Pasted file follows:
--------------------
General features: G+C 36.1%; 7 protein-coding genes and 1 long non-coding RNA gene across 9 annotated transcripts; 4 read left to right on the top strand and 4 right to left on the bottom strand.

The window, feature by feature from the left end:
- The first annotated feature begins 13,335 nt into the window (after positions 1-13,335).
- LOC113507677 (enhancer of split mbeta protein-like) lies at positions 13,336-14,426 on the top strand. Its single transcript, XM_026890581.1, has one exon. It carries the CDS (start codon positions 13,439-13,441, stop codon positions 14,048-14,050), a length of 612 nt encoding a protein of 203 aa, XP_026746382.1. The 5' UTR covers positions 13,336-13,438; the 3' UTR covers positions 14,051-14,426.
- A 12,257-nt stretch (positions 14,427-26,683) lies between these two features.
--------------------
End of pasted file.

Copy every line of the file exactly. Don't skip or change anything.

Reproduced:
General features: G+C 36.1%; 7 protein-coding genes and 1 long non-coding RNA gene across 9 annotated transcripts; 4 read left to right on the top strand and 4 right to left on the bottom strand.

The window, feature by feature from the left end:
- The first annotated feature begins 13,335 nt into the window (after positions 1-13,335).
- LOC113507677 (enhancer of split mbeta protein-like) lies at positions 13,336-14,426 on the top strand. Its single transcript, XM_026890581.1, has one exon. It carries the CDS (start codon positions 13,439-13,441, stop codon positions 14,048-14,050), a length of 612 nt encoding a protein of 203 aa, XP_026746382.1. The 5' UTR covers positions 13,336-13,438; the 3' UTR covers positions 14,051-14,426.
- A 12,257-nt stretch (positions 14,427-26,683) lies between these two features.